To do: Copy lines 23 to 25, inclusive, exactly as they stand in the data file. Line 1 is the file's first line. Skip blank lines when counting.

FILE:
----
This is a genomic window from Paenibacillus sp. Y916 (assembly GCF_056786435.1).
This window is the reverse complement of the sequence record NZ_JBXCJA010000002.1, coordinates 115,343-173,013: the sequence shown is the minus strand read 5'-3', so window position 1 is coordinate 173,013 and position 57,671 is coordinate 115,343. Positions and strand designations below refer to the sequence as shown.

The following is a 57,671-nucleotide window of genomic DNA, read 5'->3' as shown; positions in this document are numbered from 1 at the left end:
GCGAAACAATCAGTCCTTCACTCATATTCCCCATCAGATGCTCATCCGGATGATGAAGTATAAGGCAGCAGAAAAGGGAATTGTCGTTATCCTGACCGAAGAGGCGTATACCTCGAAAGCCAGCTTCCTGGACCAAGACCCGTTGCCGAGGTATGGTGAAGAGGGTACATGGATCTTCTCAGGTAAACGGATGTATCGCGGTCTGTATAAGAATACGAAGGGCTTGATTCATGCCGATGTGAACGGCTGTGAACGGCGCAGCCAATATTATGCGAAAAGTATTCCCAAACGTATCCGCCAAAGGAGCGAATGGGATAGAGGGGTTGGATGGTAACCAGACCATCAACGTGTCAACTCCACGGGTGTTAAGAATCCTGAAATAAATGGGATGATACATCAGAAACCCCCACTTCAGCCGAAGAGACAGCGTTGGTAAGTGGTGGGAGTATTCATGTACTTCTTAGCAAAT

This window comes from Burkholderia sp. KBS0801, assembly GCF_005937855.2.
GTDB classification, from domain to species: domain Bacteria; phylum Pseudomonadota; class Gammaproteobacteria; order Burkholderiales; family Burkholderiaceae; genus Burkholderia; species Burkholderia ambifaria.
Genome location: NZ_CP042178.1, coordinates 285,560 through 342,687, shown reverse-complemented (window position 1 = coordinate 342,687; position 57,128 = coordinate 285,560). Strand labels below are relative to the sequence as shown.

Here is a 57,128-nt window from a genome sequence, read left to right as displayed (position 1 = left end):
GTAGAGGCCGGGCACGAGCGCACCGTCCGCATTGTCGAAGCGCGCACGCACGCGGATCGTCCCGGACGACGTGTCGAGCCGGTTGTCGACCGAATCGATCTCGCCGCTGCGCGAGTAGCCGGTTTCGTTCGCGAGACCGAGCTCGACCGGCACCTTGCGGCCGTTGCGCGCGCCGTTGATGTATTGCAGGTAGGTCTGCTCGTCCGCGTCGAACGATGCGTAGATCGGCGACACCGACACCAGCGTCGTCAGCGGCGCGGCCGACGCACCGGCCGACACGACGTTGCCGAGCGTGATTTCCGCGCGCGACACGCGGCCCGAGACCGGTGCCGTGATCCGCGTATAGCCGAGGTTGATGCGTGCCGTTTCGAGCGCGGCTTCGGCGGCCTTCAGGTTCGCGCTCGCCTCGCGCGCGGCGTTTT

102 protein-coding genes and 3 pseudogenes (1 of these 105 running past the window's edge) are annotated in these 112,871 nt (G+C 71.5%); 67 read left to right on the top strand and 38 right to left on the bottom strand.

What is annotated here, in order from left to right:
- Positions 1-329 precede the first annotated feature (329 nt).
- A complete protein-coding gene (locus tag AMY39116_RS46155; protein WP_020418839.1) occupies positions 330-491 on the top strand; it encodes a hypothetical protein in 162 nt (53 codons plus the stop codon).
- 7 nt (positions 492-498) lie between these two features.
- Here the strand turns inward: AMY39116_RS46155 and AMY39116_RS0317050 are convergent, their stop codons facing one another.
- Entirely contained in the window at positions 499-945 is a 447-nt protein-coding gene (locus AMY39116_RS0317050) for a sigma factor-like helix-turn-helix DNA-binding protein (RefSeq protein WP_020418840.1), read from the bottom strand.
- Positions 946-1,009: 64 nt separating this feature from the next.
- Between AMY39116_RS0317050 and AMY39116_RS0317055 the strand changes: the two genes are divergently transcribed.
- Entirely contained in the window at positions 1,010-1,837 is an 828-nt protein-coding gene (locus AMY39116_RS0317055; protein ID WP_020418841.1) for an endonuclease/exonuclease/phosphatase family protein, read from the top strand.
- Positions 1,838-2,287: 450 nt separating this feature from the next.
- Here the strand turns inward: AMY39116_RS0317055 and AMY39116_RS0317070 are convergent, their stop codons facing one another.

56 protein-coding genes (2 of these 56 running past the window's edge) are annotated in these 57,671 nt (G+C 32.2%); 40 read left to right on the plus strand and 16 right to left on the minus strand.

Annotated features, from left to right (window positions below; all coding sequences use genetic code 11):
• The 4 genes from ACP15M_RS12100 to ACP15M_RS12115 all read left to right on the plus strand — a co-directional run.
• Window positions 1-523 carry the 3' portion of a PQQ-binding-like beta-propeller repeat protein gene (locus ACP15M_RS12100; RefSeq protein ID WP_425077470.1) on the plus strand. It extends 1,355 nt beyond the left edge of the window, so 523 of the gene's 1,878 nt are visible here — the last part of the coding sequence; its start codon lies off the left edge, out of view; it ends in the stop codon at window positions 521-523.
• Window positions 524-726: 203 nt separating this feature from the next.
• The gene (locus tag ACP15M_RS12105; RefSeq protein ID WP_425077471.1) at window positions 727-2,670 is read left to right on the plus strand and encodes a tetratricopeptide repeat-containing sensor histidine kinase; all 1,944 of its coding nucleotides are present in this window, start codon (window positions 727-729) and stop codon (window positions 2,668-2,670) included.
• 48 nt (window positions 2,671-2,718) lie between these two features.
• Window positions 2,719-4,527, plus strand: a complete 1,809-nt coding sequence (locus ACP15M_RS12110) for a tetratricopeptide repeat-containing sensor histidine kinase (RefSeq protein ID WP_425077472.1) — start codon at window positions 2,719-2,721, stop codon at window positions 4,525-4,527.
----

Annotated features, from left to right (window positions below; all coding sequences use genetic code 11):
• The 4 genes from ACP15M_RS12100 to ACP15M_RS12115 all read left to right on the plus strand — a co-directional run.
• Window positions 1-523 carry the 3' portion of a PQQ-binding-like beta-propeller repeat protein gene (locus ACP15M_RS12100; RefSeq protein ID WP_425077470.1) on the plus strand. It extends 1,355 nt beyond the left edge of the window, so 523 of the gene's 1,878 nt are visible here — the last part of the coding sequence; its start codon lies off the left edge, out of view; it ends in the stop codon at window positions 521-523.